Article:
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About this Piece

Cello Sonata No. 2 in F major, Op. 99

Johannes Brahms

Brahms’ Second Cello Sonata, the formally more traditional but altogether grander Op. 99, was composed in the summer of 1886 for Robert Hausmann (1852-1909), the cellist of the Joachim String Quartet. (Three years later Brahms would write his Double Concerto for Joachim and Hausmann.) Brahms had adopted a pattern of composing during the summer and concertizing during the winter, and had made Pörtschach his summer home for several years, until the social press of local admirers there made that resort untenable as a writing refuge. After several less settled seasons, he made Hofstettin on Lake Thun in Switzerland his summer base for three consecutive years starting in 1886. It was in Hofstettin that Brahms began the Violin Sonatas No. 2 in A major and No. 3 in D minor, as well as the Cello Sonata No. 2, hence the frequent reference to these works as the “Thun” sonatas.

“In the Cello Sonata, passion rules, fiery to the point of vehemence, now defiantly challenging, now painfully lamenting,” the critic Eduard Hanslick wrote in review of early performances. (Brahms and Hausmann gave a private preview performance in Berlin on November 14, 1886, followed by a public premiere in Vienna ten days later, and repeated the work several times that winter.) “How boldly the first Allegro theme begins, how stormily the Allegro flows! It is true that the passion subsides into quiet mourning in the Adagio and fades away, reconciled, in the finale. But the beating pulse of the earlier sections still reverberates, and pathos remains the determining psychological characteristic of the whole.”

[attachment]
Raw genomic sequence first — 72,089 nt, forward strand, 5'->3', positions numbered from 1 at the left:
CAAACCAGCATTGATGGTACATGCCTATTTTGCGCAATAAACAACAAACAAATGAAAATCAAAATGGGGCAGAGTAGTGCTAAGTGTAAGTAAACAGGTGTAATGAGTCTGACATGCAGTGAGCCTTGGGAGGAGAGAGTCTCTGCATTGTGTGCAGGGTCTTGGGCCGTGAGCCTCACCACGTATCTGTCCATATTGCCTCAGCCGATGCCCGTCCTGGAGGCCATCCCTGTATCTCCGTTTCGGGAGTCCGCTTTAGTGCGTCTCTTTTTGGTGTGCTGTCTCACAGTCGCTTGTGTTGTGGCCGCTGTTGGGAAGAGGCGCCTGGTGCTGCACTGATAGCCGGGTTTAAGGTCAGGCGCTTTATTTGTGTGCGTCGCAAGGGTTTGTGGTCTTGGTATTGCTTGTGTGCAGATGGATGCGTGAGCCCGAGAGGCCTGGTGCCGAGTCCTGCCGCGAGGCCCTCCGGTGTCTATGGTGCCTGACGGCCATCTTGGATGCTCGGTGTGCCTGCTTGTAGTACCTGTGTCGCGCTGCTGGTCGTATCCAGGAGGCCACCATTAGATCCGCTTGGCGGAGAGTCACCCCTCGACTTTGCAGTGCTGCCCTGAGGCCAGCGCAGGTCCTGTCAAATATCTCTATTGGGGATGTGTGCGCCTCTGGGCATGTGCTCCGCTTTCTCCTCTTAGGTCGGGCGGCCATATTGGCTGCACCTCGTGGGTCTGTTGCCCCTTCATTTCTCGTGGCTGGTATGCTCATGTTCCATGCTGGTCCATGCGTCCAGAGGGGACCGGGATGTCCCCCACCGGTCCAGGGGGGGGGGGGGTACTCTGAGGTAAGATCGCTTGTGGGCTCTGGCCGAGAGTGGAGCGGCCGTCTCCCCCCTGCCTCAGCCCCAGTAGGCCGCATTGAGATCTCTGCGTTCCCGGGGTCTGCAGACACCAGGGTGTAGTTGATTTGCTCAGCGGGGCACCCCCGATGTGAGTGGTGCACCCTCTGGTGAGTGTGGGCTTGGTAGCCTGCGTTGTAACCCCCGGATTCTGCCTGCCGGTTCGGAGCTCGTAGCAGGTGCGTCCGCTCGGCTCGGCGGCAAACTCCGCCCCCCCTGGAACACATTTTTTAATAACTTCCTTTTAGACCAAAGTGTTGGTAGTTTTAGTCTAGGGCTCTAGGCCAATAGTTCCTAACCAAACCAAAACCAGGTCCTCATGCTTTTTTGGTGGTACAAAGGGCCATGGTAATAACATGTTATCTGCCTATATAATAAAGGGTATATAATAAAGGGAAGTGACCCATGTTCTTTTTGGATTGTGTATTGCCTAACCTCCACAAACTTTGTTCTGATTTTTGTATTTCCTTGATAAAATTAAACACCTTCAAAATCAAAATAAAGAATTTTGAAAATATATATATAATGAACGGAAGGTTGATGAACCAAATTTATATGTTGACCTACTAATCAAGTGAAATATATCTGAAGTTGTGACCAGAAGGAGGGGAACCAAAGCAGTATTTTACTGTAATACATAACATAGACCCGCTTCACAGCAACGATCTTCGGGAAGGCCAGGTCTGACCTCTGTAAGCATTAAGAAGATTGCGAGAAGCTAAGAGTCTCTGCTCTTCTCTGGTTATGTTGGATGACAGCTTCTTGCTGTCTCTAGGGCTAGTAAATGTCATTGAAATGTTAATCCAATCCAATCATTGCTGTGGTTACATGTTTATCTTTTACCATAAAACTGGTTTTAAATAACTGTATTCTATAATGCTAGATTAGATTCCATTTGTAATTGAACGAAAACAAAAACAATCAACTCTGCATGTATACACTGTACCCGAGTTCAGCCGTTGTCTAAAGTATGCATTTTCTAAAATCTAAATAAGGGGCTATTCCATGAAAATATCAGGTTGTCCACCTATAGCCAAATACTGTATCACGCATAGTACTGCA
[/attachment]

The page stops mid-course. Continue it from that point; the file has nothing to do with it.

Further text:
As Hanslick’s comments indicate, the new Cello Sonata was a match for the old one in terms of feeling. (Notice that Brahms marked the slow movement “affettuoso” and the scherzo “passionato.”) Indeed, in its contrapuntal rigor and somber Phrygian-tinged E-minor mode, it is the First Cello Sonata that sounds more of an era with Brahms’ Fourth Symphony (premiered the year before, also in E minor and ending with a passacaglia). The Second Sonata sounds youthful in its ardor, and tempestuous in its opening despite the major mode, usually more conventionally sunny than here.

This Sonata does have a slow movement, a haunting Adagio affettuoso in the remote key of F-sharp major, with a more turbulent middle section in F minor. F minor is also the key of the stormy scherzo, where the major mode is reserved for the more lyrical and subdued trio section. The finale is a rondo, and much the shortest of the four movements. There is indeed reconciliation to be had in the gracious main theme, but darker moments lurk in the contrasting episodes and the optimistic punctuation that closes the piece seems rather abrupt.

-John Henken is Director of Publications for the Los Angeles Philharmonic Association.